What is Talmud Tweets?

What is Talmud Tweets? A short, personal take on a page of Talmud - every day!

For several years now, I have been following the tradition of "Daf Yomi" - reading a set page of Talmud daily. With the start of a new 7 1/2 year cycle, I thought I would share a taste of what the Talmud offers, with a bit of personal commentary included. The idea is not to give a scholarly explanation. Rather, it is for those new to Talmud to give a little taste - a tweet, as it were - of the richness of this text and dialogue it contains. The Talmud is a window into a style of thinking as well as the world as it changed over the centuries of its compilation.

These are not literal "tweets" - I don't limit myself to 140 characters. Rather, these are intended to be short, quick takes - focusing in on one part of a much richer discussion. Hopefully, I will pique your interest. As Hillel says: "Go and study it!" (Shabbat 31a)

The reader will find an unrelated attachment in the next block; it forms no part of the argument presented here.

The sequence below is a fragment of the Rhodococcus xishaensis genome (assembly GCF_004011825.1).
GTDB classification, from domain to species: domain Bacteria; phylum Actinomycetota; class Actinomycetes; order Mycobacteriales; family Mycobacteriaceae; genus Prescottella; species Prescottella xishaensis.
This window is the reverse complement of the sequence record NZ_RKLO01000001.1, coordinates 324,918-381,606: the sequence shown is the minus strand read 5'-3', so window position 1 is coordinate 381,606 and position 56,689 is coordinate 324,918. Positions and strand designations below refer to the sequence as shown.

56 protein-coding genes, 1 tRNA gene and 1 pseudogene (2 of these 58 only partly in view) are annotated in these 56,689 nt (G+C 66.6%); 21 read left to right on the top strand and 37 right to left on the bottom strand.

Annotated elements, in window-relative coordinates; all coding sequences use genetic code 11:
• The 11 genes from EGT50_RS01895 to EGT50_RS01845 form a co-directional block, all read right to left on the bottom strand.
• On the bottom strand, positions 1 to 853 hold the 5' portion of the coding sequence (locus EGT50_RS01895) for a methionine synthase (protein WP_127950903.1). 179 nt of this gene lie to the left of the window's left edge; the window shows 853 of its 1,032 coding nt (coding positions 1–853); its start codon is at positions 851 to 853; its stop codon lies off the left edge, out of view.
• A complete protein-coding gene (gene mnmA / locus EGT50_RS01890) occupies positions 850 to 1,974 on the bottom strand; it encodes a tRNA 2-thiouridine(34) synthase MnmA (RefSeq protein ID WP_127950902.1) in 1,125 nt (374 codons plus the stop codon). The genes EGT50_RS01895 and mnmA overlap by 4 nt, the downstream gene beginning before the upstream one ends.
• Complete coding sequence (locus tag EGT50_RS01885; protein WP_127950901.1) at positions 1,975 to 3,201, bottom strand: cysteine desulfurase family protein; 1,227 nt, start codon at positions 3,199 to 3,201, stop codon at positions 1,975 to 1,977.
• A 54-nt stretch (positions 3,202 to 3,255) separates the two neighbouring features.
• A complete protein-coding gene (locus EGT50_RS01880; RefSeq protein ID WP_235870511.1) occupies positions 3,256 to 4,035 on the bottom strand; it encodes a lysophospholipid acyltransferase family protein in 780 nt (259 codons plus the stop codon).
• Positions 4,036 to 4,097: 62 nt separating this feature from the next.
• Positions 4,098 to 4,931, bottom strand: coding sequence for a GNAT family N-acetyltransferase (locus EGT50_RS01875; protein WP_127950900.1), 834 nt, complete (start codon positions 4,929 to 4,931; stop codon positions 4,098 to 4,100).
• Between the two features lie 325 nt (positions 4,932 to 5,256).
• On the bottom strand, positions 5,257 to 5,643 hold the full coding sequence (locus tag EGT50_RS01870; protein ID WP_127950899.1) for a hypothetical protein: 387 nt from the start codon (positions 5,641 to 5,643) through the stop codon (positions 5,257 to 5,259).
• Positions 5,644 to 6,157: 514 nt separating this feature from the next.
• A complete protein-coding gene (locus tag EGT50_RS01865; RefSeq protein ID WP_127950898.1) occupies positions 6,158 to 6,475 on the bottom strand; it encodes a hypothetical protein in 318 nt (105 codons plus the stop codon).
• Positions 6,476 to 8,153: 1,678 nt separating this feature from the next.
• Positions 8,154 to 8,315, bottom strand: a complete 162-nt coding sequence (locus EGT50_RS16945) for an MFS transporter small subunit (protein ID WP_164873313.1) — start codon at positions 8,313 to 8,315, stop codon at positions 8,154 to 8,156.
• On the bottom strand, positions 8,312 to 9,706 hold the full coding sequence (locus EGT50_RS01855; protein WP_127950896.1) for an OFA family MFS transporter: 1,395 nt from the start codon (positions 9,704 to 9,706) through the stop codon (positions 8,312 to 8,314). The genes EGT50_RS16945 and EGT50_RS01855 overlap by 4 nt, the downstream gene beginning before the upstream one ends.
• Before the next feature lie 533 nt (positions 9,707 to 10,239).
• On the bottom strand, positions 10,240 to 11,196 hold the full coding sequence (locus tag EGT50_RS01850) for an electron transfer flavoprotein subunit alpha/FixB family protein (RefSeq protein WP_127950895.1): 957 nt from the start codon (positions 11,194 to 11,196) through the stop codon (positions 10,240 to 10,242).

Friday, November 2, 2012

Shabbat 30 - For the Sake of Our Ancestors

A legal question is asked of RabbI Tanhum of Neway: Is it allowed What to extinguish a burning lamp for a sick man on the Sabbath?

Instead of giving a simple yes or no answer, a full sermon (technically a "Midrash Halacha") is reproduced on this page! It is actually quite wonderful to see.

I won't try to summarize the whole thing. Like all in this genre he begins with a text which has noting to do with the question, and the fun is to see how he weaves it around and ends up exactly where he wanted to be.

I will quote one part in the middle, though. R. Tanhum wants to show how the dead are venerated before G-d. He notes that when Solomon wanted to bring the Ark of the Covenant into his newly constructed Temple in Jerusalem, the gates refused to open of him. He sang 24 songs of praise. . . Nothing happend. He called out "Lift up your heads, oh gates!" (Which we sometimes sing today when our ark is opened).

Still nothing.

But as soon as he said "remember the good deeds of your servant, David" the gates opened. This shows that it is not for our own actions but on praise of those who came before that we receive honor. Which is why we start our Amidah prayer with a mention of our Patriarchs (and more recently our Matriarchs).

Oh, and the 24 songs of Solomon are referred to here as "Rina-note." Happy Birthday today to my sister Rina! Named for the song.

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